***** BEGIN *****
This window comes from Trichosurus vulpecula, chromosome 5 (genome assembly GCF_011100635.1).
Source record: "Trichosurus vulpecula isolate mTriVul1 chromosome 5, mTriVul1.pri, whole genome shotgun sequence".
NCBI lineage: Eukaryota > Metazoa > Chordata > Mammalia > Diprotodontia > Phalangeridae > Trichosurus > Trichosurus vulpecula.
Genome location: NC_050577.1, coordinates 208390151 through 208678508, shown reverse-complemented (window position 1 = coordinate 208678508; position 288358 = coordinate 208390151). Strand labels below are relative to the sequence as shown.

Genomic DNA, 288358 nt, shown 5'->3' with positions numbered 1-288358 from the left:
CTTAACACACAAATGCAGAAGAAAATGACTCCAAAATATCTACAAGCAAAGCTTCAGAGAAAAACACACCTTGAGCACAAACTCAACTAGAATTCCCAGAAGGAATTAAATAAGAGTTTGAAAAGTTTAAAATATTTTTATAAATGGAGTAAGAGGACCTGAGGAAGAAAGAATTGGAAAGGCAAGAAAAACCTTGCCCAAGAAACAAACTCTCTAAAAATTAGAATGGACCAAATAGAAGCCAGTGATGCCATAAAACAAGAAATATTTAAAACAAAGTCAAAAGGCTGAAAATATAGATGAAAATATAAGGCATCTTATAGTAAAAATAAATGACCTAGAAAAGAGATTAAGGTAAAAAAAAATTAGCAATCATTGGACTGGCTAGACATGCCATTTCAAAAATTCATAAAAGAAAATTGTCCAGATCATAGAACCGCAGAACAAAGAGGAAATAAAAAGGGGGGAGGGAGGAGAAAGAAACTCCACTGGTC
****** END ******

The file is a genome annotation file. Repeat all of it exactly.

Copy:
This window comes from Trichosurus vulpecula, chromosome 5 (genome assembly GCF_011100635.1).
Source record: "Trichosurus vulpecula isolate mTriVul1 chromosome 5, mTriVul1.pri, whole genome shotgun sequence".
NCBI lineage: Eukaryota > Metazoa > Chordata > Mammalia > Diprotodontia > Phalangeridae > Trichosurus > Trichosurus vulpecula.
Genome location: NC_050577.1, coordinates 208390151 through 208678508, shown reverse-complemented (window position 1 = coordinate 208678508; position 288358 = coordinate 208390151). Strand labels below are relative to the sequence as shown.

Genomic DNA, 288358 nt, shown 5'->3' with positions numbered 1-288358 from the left:
CTTAACACACAAATGCAGAAGAAAATGACTCCAAAATATCTACAAGCAAAGCTTCAGAGAAAAACACACCTTGAGCACAAACTCAACTAGAATTCCCAGAAGGAATTAAATAAGAGTTTGAAAAGTTTAAAATATTTTTATAAATGGAGTAAGAGGACCTGAGGAAGAAAGAATTGGAAAGGCAAGAAAAACCTTGCCCAAGAAACAAACTCTCTAAAAATTAGAATGGACCAAATAGAAGCCAGTGATGCCATAAAACAAGAAATATTTAAAACAAAGTCAAAAGGCTGAAAATATAGATGAAAATATAAGGCATCTTATAGTAAAAATAAATGACCTAGAAAAGAGATTAAGGTAAAAAAAAATTAGCAATCATTGGACTGGCTAGACATGCCATTTCAAAAATTCATAAAAGAAAATTGTCCAGATCATAGAACCGCAGAACAAAGAGGAAATAAAAAGGGGGGAGGGAGGAGAAAGAAACTCCACTGGTC